Lifelong Astorian Publishes Book On Academic Success
I have always been proud of my accomplishments as a student. In 1999 I became valedictorian of Stuyvesant H.S., one of the best public high schools in New York City. Later I graduated from Columbia University with the highest GPA in my class, picking up a number of awards along the way: Best Performance in Columbia’s Core Curriculum, Best Senior Thesis in History on a non-U.S. topic, Phi Beta Kappa, and summa cum laude, to name a few. I got my master’s degree in art history from NYU on a fellowship, and I later earned a second bachelor’s degree in computer science from Columbia. Over the years I developed many skills and ways of thinking that helped me excel in school and which I share in my new book, The Secrets of Top Students: Tips, Tools, and Techniques for Acing High School and College (Naperville, Il: Sourcebooks, 2013).
My academic career may have led me to some of the best schools in Manhattan, but the foundations for my success were laid right here in Queens. I am an Astoria girl, born and raised. I was brought up with the rumble of the El train in my ears and a view of the Hell Gate Bridge from my window. I attended P.S. 166 from kindergarten until fifth grade, where I was taught by a long line of dedicated and caring teachers: Ms. Davenel, Ms. Krich, Ms. Altschuler, Ms. Papadapoulos, and Ms. Goldstein. It was here that my love affair with reading began, without which I could never have succeeded in school.
I was extremely fortunate to be accepted into P.S. 122’s Gifted & Talented program for sixth through eighth grade. This was one of the warmest, most positive learning environments I have ever known. It was here that I warmed up to Shakespeare, stud ied my first foreign language, and above all, developed an insatiable desire to read everything I could get my hands on. The enriched instruction at P.S. 122 helped me get into Stuyvesant, with most of my classmates also getting into great NYC high schools. Earlier this year, when the Department of Education was threatening to curtail the G&T program at 122, I spoke at an emergency meeting in defense of my alma mater. I am glad to say that the DOE has decided not to go ahead with its planned changes to this longstanding program.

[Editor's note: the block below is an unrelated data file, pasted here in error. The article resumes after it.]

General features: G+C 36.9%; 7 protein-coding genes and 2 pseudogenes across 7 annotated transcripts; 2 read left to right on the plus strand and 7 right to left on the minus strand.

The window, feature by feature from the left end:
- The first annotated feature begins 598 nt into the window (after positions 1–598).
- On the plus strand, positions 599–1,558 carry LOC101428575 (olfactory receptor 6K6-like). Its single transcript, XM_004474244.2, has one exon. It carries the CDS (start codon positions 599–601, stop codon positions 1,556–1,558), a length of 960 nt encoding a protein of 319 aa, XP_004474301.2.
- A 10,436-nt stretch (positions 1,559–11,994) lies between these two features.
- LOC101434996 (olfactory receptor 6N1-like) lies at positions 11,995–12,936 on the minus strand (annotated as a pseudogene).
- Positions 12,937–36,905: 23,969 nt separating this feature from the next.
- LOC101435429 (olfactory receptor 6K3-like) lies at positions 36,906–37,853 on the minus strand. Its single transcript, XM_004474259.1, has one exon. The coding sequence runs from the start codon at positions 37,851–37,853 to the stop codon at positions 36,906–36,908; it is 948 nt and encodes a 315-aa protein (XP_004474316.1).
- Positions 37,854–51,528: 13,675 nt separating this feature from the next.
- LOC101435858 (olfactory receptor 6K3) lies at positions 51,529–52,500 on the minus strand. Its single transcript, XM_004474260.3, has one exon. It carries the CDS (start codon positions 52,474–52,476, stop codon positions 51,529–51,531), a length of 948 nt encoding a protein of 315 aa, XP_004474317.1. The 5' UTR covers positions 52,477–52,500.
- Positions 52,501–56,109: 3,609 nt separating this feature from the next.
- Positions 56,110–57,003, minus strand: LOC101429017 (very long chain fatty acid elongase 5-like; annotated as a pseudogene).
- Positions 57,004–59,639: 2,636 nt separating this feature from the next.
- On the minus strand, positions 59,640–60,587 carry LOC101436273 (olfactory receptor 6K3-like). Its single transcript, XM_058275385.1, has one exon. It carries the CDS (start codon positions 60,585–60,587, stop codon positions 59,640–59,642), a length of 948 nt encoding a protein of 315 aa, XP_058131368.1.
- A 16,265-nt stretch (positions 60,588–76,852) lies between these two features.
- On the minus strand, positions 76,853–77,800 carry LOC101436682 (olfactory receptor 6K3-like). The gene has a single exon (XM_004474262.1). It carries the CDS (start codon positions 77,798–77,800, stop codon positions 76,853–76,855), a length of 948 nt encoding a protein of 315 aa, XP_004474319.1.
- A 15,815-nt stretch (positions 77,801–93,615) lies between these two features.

Even when I started going to school in Manhattan, I was thankful to retreat to the relative peace and tranquility of Astoria every evening. I took frequent study breaks in Socrates Sculpture Park and learned how to play the violin from a neighbor who lived across the street. Although I didn’t realize it at the time, the high quality of public schools in Astoria saved my parents from having to send me to an expensive private school. Above all, I think that living in a close-knit, hard-working community such as Astoria helped keep me grounded and focused.
While attending Columbia, I continued to stay close to my hometown by interning for The Queens Gazette. I reported on news throughout the borough and even wrote an article that made the front page. This was a wonderful experience that honed my writing skills and reinforced my dream of becoming a professional writer. Since then, I have accomplished my lifelong goal of publishing a book, and I hope that many more are on the way. I am currently working on a historical fiction novel, Ariadne Dances, which was just named a finalist in the acclaimed James Jones First Novel Contest.
I am proud to be from Astoria and am grateful for all the advantages it has given me. I still live in this incredibly diverse, ever-changing neighborhood and don’t plan on leaving anytime soon.
Stefanie Weisman is the author of The Secrets of Top Students: Tips, Tools, and Techniques for Acing High School and College (Sourcebooks, 2013). It is available at Amazon, Barnes & Noble, and other fine booksellers. Her Web site is www.valedictoriansguide.com.